Thursday Doors is a weekly feature allowing door lovers to come together to admire and share their favorite door photos from around the world. Feel free to join in on the fun by creating your own Thursday Doors post each week and then sharing your link in the comments below, anytime between Thursday morning and Saturday noon (North American eastern time).
Ruelles Vertes in Rosemont/Petite-Patrie, Montréal (Part #1)
While walking around doorscursioning in my old ‘hood of Rosemont/Petite Patrie in last week’s post I made a point of checking out some of the neighbourhood’s increasingly popular Ruelles Vertes/Green Laneways.
What’s a Ruelle Verte?
A ruelle is what we call a laneway or back alley.
Generally a concrete or paved asphalt access lane behind rows of housing in between two parallel streets.
Built into the street grid of major cities all over North America, they were originally designed to provide access for utility companies such as phone, electricity, and cable, to keep unsightly power and phone lines off the streets, and also for residents’ parking garages.
I remember a time when even garbage pick-up was done through the back laneways.
Equipment has gotten much more reliable over the years and a large portion of it has been moved underground. This meant that utilities very rarely need to access these areas with repair trucks anymore, making these paved laneways more of an eyesore than a necessity.
With this in mind the city of Montréal launched their Ruelles Vertes or Green Laneways program in 1997.
The goal of the program is for resident neighbours who share a given laneway to come together to convert it from an urban eyesore and sometimes dumping ground, and take ownership by turning it into a greener, more livable, user-friendly space.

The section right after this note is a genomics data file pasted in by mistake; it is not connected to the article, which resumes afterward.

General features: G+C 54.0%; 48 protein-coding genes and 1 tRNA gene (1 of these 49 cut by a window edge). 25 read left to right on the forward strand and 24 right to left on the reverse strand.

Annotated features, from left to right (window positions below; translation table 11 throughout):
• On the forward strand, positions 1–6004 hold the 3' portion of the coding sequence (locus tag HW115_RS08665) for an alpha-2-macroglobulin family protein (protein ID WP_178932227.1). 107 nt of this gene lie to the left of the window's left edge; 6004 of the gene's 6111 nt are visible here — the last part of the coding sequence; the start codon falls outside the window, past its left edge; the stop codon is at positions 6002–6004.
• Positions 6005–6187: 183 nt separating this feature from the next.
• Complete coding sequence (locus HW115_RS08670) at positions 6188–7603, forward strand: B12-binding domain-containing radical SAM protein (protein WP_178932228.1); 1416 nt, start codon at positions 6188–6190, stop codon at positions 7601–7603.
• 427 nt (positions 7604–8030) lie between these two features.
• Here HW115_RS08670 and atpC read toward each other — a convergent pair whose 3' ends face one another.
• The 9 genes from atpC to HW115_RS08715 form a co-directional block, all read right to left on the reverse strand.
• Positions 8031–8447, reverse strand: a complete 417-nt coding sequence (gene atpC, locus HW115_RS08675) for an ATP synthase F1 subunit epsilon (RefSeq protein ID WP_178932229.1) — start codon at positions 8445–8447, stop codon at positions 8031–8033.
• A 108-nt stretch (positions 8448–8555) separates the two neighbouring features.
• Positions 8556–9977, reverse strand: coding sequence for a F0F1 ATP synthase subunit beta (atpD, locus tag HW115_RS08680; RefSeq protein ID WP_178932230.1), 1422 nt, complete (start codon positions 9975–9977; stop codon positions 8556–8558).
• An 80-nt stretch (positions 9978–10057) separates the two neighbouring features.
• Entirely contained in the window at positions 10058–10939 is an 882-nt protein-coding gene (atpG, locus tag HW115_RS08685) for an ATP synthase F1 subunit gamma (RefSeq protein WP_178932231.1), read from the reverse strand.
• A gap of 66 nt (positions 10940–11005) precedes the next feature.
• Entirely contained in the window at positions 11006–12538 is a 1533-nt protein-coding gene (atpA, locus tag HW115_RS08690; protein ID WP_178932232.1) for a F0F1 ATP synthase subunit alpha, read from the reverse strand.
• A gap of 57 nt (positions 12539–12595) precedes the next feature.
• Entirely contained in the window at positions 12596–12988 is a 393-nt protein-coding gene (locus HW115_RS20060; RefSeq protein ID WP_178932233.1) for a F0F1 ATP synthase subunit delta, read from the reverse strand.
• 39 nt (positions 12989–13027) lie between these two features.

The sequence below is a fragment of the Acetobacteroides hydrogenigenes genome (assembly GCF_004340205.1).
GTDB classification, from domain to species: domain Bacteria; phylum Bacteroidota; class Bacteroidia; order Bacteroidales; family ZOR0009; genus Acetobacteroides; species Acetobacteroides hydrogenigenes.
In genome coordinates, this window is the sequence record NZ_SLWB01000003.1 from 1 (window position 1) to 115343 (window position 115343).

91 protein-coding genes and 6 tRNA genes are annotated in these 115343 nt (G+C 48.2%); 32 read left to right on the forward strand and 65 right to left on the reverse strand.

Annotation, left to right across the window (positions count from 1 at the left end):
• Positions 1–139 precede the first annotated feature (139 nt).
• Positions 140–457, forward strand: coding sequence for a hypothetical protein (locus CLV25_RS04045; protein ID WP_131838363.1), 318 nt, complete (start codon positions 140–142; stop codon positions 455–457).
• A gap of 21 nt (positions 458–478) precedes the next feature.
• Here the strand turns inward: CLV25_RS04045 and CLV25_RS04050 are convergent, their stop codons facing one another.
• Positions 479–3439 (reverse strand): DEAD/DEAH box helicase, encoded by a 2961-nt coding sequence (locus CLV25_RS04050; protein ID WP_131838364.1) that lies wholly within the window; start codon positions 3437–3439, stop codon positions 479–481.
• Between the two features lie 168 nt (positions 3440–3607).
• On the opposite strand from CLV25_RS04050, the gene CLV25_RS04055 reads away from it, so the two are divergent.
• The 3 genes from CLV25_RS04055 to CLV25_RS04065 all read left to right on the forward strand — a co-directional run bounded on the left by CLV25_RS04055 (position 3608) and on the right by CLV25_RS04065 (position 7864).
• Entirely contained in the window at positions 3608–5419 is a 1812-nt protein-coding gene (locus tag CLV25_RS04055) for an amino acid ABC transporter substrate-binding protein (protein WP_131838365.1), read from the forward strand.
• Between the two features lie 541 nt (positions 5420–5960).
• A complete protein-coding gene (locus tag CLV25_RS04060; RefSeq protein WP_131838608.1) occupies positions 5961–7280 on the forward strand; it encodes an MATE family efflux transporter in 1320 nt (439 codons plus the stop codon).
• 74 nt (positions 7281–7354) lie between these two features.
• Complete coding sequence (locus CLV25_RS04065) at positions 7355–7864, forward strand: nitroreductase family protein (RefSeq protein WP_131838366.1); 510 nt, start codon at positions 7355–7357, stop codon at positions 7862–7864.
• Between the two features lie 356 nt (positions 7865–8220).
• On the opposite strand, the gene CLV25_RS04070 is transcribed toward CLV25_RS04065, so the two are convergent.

Studies have shown that converting to green laneways improves air quality in the immediate vicinity, and provides shade to help mitigate the heat absorbing effects of all that concrete and asphalt.
The program also encourages people to get to know and work with their neighbours; something that has been lost particularly in densely populated parts of big cities where people can go for years without even knowing the name of the person who lives right next door.
Financed through the city’s sustainable development budget, each conversion project must be brought forward by a volunteer committee made up of residents, and must be approved by a majority of the laneway’s residents before being implemented.
A project can be as simple as planting a few trees, fruit-bearing shrubs, or climbing vines, but residents are also encouraged to put out flower boxes, planting beds, shared gardens, or benches, paintings, and murals to beautify and the laneway and make it more green.
I’m happy to say that my old neighbourhood has one of the highest number of Ruelles Vertes in the city, and as someone who spent a good part of his childhood playing hockey, football, and yes even baseball in our laneway (don’t ask me how that turned out), making these spaces safer for kids to play is a very good thing.
And Madame Morin, about that wayward baseball that went through your kitchen window that one summer; it wasn’t me, it was Dave. I hope you can take some consolation from knowing that despite the incredible distance that ball flew off of his bat to make it all the way to your window, we called it a ground-rule double and not a home run 😉
If you’d like to see a bit more, here’s a quick little video slideshow from the city’s website:
To share your own Thursday Doors post just paste your link in the comments section below so that others can visit and have a look at your discoveries. Remember: you have until noon eastern North American time on Saturday to add your link.
As always, if you have the time, please take a few minutes to visit some of the Thursday Door posts shared by our other contributors.
Thank you for looking 🙂
Want to join in on the fun and share your own Thursday Doors post with other door lovers? Then simply add the link to your post in the comments section below.